dences. Clay-street residents. Golden Gate
Park residence lot, Pacific Heights res : dence
lots, Liberty Hekhts residence. Mission
French flat*, Castro Heights residerce ami
Pr»"cita Valiey residences and lot 3.
The same firm will run another of its pop
ular excursions to the country on Saturday,
the 23 1 in-st. Tui3 excursion i.-. El connec
tion with a grand auction sale < I 60 villa
Uacts Containing three, four and five acres
each, situated at Fair Oaks station, Menlo
The excusion train will leave Third and
Townsena streets station at. 10 o'clock
A. m. and returning will leave Fair Oiks
station at 4 o'clock p. M. Tickets for the
round tiip can be procurpd on Thursday
and Friday, and also on Saturday morning
before 9 o'clock. The fare has been fixed
at 75 cents.
Quite a number of changes for the better
have been made in the Bos* House since
the new proprietors. Young & Connolly,
assumed control. Arc and incandescent
electric light* have liken the place of gas,
a modern improved freight and passonger
elevator is leiug put up, and the bar and
billiard room is undergoing repairs such as
will make it among the most attractive in
the ciiy.
Boulevard Heights is the attractive and
appropriate name given to the fine tract of
land that the firm of Wurts & Smith are
now making preparations to place on the
market for James C. Jordan, the Boston
millionaire. This tract is handsomely situ
ated on the high ground behind Lake Merritt
and beyond Peralta Heights and commands
a splendid view of the city of Oakland. For
the past two weeks or more a force of 30
men have been at work Cuttiug down and
clearing up the eucalyptus trees that cov
ered a considerable part. Am soon as this
preliminary woik is finished a force three
or four times as large will be embloyed
grading, sewering and bitsaieniliag the
streets and laying gas and water mains.
When entirely completed the intention is to
place Boulevard Heights upon the market
at low price.", according to Eastern ideas,
more care being taken to secure only first
class improvements, than for anything else.
Mr. Jordon will himself erect a'mansion to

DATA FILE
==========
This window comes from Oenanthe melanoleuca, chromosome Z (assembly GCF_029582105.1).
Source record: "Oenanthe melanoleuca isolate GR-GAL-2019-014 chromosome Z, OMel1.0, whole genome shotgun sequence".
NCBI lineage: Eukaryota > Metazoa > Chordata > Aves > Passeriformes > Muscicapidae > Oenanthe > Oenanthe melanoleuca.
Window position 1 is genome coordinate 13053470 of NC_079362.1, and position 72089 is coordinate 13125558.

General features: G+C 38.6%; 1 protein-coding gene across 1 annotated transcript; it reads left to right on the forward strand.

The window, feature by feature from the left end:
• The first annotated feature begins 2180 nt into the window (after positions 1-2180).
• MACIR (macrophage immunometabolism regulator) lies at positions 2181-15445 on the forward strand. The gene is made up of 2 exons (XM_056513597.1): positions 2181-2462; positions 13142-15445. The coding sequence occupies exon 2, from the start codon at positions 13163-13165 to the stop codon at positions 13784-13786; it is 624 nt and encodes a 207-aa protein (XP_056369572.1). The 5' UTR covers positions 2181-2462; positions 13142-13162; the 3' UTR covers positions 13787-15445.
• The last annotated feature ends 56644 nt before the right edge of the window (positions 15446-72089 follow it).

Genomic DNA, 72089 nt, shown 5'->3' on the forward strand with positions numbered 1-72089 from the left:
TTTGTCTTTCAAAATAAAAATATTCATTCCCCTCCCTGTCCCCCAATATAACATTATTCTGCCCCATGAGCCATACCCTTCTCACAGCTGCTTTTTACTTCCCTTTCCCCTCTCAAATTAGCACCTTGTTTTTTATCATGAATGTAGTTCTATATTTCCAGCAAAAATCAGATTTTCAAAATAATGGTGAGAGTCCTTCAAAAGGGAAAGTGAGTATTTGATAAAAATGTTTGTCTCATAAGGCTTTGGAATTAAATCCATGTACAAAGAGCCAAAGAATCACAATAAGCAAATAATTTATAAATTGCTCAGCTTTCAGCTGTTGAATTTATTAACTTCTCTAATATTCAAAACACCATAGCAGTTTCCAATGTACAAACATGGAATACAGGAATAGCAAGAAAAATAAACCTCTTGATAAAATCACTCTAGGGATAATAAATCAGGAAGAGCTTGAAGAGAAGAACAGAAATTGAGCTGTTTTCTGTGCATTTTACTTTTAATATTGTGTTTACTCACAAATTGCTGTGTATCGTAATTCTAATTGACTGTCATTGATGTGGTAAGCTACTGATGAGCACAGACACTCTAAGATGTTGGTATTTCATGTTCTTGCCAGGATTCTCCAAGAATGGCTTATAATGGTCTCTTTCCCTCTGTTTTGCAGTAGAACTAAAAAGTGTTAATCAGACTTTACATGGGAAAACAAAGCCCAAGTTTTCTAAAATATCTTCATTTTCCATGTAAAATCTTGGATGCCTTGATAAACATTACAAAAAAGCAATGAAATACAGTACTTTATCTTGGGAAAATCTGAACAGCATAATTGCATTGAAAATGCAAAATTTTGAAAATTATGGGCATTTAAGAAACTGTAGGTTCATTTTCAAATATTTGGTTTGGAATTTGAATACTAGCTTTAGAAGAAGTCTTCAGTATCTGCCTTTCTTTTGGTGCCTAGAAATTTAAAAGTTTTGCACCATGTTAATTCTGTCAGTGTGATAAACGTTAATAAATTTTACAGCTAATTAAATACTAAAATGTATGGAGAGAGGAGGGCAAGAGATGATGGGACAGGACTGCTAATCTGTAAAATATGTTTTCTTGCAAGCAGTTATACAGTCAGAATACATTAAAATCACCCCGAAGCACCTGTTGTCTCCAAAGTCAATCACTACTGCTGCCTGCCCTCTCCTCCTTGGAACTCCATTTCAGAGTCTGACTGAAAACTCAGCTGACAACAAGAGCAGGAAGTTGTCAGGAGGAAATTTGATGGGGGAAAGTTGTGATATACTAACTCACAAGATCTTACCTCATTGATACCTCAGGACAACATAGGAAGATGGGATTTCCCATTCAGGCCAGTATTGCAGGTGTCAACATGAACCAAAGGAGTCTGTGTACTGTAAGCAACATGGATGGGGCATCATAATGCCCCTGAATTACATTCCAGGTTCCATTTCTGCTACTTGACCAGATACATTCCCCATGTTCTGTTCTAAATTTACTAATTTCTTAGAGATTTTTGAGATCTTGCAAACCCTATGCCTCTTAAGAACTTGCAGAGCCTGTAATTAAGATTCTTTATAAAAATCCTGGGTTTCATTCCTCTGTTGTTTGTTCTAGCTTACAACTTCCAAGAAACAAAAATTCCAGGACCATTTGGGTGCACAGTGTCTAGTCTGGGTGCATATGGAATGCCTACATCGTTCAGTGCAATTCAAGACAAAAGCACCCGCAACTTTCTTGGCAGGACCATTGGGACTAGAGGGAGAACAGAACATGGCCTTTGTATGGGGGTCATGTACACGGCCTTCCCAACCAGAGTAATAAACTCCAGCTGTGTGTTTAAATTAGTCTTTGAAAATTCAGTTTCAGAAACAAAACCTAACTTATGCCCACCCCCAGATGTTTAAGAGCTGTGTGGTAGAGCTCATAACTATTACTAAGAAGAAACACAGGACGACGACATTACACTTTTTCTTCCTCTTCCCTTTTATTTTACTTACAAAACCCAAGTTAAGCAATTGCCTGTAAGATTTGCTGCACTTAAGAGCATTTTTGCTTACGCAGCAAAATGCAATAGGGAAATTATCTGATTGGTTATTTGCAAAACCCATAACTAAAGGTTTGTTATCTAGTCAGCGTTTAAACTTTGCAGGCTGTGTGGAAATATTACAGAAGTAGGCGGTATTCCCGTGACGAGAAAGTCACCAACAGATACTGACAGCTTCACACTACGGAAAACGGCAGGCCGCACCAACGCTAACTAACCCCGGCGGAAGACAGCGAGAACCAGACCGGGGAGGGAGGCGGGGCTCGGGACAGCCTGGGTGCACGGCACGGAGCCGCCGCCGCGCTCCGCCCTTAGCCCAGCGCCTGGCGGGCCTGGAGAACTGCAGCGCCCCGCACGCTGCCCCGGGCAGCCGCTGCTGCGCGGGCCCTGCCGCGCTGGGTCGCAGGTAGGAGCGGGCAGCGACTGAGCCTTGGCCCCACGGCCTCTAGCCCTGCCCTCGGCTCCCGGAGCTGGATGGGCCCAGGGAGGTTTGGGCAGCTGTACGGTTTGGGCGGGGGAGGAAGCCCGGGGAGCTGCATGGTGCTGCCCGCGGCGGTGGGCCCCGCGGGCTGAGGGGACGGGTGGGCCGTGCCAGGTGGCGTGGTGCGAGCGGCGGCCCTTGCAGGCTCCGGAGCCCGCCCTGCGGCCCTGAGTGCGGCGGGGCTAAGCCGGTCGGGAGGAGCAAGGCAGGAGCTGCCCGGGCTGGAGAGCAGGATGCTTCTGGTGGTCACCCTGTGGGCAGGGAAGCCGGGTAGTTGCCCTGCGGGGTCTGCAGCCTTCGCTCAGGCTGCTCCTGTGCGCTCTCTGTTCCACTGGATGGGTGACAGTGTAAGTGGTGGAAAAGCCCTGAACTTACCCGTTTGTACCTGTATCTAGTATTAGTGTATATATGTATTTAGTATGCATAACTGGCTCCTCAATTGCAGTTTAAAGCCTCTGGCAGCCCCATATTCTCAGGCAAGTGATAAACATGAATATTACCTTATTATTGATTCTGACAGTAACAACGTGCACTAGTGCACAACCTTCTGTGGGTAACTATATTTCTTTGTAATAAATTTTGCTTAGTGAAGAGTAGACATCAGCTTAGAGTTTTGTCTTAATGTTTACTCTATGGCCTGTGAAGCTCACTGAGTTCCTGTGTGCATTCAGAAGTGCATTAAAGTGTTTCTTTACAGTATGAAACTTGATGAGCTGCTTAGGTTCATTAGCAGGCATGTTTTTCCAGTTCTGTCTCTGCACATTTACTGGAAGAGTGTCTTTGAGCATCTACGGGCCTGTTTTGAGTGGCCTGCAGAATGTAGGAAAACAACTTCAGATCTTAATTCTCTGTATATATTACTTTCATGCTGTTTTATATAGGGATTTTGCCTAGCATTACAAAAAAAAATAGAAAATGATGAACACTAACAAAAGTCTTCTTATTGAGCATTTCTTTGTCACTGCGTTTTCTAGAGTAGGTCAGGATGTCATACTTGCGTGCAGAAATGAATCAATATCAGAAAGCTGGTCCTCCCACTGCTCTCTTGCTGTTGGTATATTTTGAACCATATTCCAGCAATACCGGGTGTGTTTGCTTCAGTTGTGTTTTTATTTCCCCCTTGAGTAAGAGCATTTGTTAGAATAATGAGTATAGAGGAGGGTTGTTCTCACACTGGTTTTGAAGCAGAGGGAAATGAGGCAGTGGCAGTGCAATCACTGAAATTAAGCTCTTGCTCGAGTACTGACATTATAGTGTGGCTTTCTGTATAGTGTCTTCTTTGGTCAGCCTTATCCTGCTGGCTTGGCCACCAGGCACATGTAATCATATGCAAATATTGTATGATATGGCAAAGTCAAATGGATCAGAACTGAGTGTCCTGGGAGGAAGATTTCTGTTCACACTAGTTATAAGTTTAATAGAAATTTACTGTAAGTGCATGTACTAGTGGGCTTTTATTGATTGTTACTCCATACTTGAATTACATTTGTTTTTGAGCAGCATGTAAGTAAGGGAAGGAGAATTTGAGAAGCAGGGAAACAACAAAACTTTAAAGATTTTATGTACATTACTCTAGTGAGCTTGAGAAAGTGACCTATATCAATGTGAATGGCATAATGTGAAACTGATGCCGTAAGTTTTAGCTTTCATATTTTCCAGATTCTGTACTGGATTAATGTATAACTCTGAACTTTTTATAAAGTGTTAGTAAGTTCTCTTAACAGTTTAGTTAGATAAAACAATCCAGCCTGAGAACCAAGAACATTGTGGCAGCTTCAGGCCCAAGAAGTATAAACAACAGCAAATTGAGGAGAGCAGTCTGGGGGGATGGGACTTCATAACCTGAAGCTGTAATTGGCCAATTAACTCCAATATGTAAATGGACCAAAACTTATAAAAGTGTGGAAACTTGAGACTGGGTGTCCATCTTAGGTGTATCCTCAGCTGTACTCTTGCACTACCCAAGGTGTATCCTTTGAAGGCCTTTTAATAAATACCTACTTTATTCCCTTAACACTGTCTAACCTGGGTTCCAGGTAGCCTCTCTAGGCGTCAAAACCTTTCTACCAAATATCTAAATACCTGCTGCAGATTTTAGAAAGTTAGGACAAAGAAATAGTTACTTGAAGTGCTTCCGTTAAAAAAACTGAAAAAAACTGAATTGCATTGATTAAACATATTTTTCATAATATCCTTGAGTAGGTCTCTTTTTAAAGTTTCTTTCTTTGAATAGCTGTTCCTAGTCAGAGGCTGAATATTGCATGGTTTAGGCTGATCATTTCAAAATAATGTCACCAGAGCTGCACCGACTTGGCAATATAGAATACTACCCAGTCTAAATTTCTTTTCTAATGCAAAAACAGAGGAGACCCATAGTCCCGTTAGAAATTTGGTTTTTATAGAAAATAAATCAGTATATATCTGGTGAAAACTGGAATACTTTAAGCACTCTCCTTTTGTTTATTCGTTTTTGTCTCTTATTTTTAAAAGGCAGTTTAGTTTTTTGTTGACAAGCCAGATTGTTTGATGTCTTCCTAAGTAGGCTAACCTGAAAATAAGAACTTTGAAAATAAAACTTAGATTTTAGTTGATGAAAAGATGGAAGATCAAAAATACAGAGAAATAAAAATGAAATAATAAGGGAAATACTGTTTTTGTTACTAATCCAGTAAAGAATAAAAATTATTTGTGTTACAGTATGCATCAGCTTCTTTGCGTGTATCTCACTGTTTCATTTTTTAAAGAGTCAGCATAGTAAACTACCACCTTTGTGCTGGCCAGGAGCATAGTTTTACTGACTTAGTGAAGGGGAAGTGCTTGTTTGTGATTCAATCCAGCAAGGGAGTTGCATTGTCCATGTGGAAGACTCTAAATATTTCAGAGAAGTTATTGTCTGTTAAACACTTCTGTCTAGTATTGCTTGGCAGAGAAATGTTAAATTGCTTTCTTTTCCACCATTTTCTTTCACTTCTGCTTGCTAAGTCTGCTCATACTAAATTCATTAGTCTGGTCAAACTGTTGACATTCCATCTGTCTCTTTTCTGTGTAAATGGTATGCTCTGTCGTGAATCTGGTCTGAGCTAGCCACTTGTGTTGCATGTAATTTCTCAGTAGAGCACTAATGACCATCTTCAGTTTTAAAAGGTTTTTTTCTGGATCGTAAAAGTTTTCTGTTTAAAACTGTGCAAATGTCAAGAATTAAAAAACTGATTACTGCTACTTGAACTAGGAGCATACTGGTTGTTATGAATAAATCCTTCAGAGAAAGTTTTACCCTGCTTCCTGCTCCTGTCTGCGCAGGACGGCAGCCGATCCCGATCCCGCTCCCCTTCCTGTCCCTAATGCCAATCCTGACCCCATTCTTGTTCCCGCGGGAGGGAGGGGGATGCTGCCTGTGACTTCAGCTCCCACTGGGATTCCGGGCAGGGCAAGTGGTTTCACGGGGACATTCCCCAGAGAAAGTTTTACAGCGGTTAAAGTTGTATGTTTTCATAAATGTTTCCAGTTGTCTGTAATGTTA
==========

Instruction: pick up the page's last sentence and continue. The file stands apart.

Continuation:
c kt £20,000 or (25,000 upon a \ ortion of the
tract, and means to hi iii nothing to make
the section foremost in every attraction. It
is stated that an electric road will be run to
th*> heights.
W. C. Moran of I. rin, South Berkeley,
reports the sale of a $30,000 ranch in thy
San Joaquin Valley this week.
F. Klatt has secured the contract for the
excavating, brickwork, carpentering, mill
work, tinning, plasteiiug and glazing the
premises of • building owned by Michael
Dewing, on Grove street, west of Polk, for
|368 a The architect is 11. QeilXaM.
Cahill & Hall are to put a hydro-steam
ram elevator in tn« Huss House, the cost of
which will be $3500.
F. W. Kern will do the excavating, brick
work and carpentering and plastering for
L. Van Laak'a building, on Seventeenth
street, near Sholwell, at a cost of §2822.
Architects Shea & Shea have let the con
tract for a twi. -story frame building at
Twentieth and Howard street* to F. W.
Kern for 56700. The owner is Thomas It.
Lan Herman.
Cocrane &. Hukwost ;<r^ the architects
and contractors lor a three-story frame
building to be erec;.-r] on t£rie street, weft of
Howard, to cost $00 ,0. The owner is Fred
erick Klepgrh.
Architect W. 11. Lillio has let the contract
for an eight-roomed lesidence no Pago
street, near Baker, to Blake A I'ot linger for
he same architect is preparing plans for
a £3000 cottage in Alameda lor his brother
C. W. Lillie. '
Architects Martens &Coffey have awarded
the contracts for the erection of the Menlo
Park oi-house to Bain A: Pergneson for
51G.484. The same contractors are building
the San Matco school-house. .
Architect K. H. White is Preparing plans
fora lour-story frame residence on Sutter
street, near Jones, to cost £50,000. Mm. E.
Wallace is the owner. It will bo done by
days' work,
L. Landler has just commenced the erec
tion of three cottages on 'Fremont avenue
near Frederick street. Mr. handler is also
putting up three residences in the fame
neighborhood, to cost from £8000 to $15,000
Contractor Stlerlen i* putting up a fine
residence on Frederick street, near Ash bnry.
• Contractor Alfred Wilford lias commenced
work on five three-story residences at the